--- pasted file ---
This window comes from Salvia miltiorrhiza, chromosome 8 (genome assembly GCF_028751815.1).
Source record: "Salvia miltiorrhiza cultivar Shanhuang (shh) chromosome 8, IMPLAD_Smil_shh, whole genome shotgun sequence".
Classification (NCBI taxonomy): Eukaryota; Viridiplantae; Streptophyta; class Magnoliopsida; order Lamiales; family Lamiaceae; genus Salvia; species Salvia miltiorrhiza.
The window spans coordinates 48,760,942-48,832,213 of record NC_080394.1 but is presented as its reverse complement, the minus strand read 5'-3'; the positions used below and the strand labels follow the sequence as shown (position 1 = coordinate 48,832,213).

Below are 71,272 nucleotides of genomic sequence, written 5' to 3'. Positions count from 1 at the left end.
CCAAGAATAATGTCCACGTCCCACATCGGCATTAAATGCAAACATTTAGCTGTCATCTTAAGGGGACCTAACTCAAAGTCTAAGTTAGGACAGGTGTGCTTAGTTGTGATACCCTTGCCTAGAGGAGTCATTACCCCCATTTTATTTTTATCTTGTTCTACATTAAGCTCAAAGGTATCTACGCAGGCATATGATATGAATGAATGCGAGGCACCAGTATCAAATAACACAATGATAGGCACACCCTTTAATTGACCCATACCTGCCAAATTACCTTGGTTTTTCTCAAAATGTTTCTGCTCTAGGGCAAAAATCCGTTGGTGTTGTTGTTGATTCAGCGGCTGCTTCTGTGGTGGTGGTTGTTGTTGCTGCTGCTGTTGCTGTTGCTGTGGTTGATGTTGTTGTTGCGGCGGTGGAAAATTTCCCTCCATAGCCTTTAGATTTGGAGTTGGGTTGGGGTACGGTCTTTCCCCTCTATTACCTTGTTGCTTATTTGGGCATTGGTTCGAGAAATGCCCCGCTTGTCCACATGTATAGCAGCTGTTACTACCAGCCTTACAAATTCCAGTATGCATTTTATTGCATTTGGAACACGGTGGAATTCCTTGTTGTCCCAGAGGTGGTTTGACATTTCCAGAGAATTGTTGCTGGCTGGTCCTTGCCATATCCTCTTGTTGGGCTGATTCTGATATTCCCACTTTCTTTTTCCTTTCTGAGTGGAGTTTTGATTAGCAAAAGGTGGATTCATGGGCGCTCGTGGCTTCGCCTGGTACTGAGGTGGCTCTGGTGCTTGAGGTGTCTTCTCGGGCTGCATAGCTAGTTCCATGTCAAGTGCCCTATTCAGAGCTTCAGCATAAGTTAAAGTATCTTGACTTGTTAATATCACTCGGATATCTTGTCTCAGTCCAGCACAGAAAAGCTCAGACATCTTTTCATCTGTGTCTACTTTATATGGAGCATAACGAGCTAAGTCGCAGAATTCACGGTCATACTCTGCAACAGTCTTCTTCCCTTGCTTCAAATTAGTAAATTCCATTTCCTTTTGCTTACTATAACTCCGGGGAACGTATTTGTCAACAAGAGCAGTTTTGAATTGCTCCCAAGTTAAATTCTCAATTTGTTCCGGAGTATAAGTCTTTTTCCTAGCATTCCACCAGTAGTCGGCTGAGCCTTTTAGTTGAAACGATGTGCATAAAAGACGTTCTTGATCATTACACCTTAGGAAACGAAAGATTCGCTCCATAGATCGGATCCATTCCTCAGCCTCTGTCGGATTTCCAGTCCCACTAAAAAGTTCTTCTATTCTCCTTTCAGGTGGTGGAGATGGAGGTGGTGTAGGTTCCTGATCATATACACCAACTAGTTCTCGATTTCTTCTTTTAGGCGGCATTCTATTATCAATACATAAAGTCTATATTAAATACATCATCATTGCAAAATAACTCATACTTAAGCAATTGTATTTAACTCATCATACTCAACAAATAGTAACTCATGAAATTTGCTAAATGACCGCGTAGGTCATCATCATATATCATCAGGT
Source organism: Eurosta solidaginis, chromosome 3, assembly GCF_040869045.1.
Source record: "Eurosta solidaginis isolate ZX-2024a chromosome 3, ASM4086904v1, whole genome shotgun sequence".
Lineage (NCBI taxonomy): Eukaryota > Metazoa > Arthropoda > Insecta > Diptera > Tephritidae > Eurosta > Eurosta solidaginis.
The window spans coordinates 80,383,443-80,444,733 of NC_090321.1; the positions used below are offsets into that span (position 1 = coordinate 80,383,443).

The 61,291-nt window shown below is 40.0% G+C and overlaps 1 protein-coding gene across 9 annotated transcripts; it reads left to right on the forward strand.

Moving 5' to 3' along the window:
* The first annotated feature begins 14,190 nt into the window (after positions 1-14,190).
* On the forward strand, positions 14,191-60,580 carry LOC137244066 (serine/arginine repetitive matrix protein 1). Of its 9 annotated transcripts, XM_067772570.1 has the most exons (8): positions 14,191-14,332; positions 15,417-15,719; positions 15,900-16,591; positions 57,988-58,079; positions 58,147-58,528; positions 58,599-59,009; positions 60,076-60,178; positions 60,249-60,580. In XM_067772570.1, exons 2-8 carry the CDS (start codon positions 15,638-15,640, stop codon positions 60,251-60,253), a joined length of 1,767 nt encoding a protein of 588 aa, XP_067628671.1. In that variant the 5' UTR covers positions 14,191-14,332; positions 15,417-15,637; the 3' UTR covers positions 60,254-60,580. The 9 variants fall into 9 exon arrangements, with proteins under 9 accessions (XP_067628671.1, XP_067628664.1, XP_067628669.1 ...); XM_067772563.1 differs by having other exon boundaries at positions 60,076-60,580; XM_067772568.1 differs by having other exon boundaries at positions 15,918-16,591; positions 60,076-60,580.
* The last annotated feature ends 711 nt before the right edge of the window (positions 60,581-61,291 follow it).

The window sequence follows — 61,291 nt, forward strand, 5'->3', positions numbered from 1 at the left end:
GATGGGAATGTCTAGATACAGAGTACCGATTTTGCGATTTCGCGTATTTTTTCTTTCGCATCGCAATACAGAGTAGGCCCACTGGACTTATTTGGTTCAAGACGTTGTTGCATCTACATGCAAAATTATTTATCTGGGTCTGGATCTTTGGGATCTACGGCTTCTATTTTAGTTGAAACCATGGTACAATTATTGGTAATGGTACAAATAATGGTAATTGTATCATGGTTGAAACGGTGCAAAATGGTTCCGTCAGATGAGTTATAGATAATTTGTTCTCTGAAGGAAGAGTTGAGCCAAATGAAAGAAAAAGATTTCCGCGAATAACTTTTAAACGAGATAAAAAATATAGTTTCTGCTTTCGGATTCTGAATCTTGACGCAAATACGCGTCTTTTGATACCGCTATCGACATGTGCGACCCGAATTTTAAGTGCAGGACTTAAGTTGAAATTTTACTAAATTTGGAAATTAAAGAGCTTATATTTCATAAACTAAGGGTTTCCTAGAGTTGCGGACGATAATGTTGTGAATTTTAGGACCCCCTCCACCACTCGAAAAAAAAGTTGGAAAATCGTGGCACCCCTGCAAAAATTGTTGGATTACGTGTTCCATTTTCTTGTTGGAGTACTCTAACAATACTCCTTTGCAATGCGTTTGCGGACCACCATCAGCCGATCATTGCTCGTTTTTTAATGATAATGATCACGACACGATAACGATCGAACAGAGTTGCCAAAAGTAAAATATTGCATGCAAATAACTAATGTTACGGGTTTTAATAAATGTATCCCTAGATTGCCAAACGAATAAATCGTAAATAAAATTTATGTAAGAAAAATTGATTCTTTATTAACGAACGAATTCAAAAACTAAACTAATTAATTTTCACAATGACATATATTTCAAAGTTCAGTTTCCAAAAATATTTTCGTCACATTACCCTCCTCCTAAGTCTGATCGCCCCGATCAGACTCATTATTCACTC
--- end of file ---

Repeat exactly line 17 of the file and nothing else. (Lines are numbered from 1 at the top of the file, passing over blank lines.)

GATGGGAATGTCTAGATACAGAGTACCGATTTTGCGATTTCGCGTATTTTTTCTTTCGCATCGCAATACAGAGTAGGCCCACTGGACTTATTTGGTTCAAGACGTTGTTGCATCTACATGCAAAATTATTTATCTGGGTCTGGATCTTTGGGATCTACGGCTTCTATTTTAGTTGAAACCATGGTACAATTATTGGTAATGGTACAAATAATGGTAATTGTATCATGGTTGAAACGGTGCAAAATGGTTCCGTCAGATGAGTTATAGATAATTTGTTCTCTGAAGGAAGAGTTGAGCCAAATGAAAGAAAAAGATTTCCGCGAATAACTTTTAAACGAGATAAAAAATATAGTTTCTGCTTTCGGATTCTGAATCTTGACGCAAATACGCGTCTTTTGATACCGCTATCGACATGTGCGACCCGAATTTTAAGTGCAGGACTTAAGTTGAAATTTTACTAAATTTGGAAATTAAAGAGCTTATATTTCATAAACTAAGGGTTTCCTAGAGTTGCGGACGATAATGTTGTGAATTTTAGGACCCCCTCCACCACTCGAAAAAAAAGTTGGAAAATCGTGGCACCCCTGCAAAAATTGTTGGATTACGTGTTCCATTTTCTTGTTGGAGTACTCTAACAATACTCCTTTGCAATGCGTTTGCGGACCACCATCAGCCGATCATTGCTCGTTTTTTAATGATAATGATCACGACACGATAACGATCGAACAGAGTTGCCAAAAGTAAAATATTGCATGCAAATAACTAATGTTACGGGTTTTAATAAATGTATCCCTAGATTGCCAAACGAATAAATCGTAAATAAAATTTATGTAAGAAAAATTGATTCTTTATTAACGAACGAATTCAAAAACTAAACTAATTAATTTTCACAATGACATATATTTCAAAGTTCAGTTTCCAAAAATATTTTCGTCACATTACCCTCCTCCTAAGTCTGATCGCCCCGATCAGACTCATTATTCACTC